Ask Your Doctor About Climate Change

The word climate change is often associated with warmer temperatures, intense weather events, and melting glaciers but did you know that it may also affect your health and well-being? Health care professionals warn that warmer temps have dangerous implications for the elderly and those already sick, but may also increase seasonal allergies and asthma risks and could even cause outbreaks of infectious diseases like smallpox!

This August marked 16 straight months that broke global average temperature records but some parts of the world felt this hot streak more than others. Temperatures in middle eastern countries like Kuwait and Iraq soared to 54ºC (129ºF) the week of July 22nd the government was forced to order a 4-day holiday. Heat waves such as this one put elderly residents at severe risk for heat exhaustion and heat stroke and is especially dangerous for those without access to air conditioning. Research indicates that, if this trend continues, by the year 2100 some cities may even surpass a level where humans can survive outside!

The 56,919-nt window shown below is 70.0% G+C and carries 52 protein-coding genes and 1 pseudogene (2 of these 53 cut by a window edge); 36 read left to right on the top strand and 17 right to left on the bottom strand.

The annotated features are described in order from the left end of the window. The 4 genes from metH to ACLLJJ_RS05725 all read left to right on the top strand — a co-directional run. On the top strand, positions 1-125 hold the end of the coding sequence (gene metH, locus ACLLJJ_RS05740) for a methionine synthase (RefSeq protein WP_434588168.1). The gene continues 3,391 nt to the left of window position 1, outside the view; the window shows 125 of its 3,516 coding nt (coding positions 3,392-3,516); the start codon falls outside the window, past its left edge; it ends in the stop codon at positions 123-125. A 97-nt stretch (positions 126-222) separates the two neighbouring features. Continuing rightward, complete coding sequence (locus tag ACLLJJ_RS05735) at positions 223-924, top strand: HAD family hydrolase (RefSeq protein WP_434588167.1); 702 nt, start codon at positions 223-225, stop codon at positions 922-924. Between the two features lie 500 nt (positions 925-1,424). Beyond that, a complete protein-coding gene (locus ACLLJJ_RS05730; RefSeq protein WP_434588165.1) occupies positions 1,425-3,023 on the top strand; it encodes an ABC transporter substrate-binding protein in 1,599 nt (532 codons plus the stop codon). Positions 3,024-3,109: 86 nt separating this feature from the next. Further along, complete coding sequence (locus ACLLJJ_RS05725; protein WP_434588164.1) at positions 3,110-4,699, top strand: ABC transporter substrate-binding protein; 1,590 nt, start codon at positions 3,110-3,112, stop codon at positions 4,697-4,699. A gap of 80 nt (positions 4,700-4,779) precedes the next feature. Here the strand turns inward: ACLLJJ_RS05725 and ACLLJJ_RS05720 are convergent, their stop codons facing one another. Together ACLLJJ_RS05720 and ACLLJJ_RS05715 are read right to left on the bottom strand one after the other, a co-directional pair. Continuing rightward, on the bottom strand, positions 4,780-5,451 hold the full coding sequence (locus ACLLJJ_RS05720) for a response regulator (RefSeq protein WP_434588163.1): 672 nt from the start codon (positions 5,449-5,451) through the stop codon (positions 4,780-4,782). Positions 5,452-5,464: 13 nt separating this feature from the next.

Image result for heat wave in middle east 2016 photo
Photo: Boy in Baghdad cools off (source)

 

In addition to our body’s ability to cope with excessive heat, there are more pollutants and allergens in the air because of climate change. Particulate matter (e.g. dust, pollen, soot, smoke, etc) and ozone can be toxic to the body and cause lung irritations and cardiovascular problems. Warmer temps also mean longer and hotter growing seasons so top allergens like pollen may be in the air for longer each year and may be more intense in amount.

Scary Statistic: Current research estimates that 5.5 million people die prematurely each year due to air pollution and it’s effects on our health.

Perhaps most frightening of all though, is the risk for the resurgence of some infectious illnesses! As temperatures rise, areas of permafrost (soil that remains frozen year-round) are melting and releasing  what’s buried underneath. Highly contagious illnesses from the early 20th century can be found on human and animal remains that are buried under this permafrost. As the soil thaws, these viruses and bacteria can become mobile again or release spores and expose above ground life to this threat.

Image result for anthrax outbreak 2016 reindeer
Source: Time Magazine

Just this year, a remote area of Siberia saw an outbreak of anthrax after 2,000 reindeer were exposed to the bacteria in the soil. Officials worry that melting permafrost may soon reach a number of smallpox ridden human grave sites and release the deadly virus once again. [Smallpox was entirely eradicated in the 1970’s after a global vaccination  effort. Anyone born after this time has not received the vaccine and would not be protected from an outbreak.]

 

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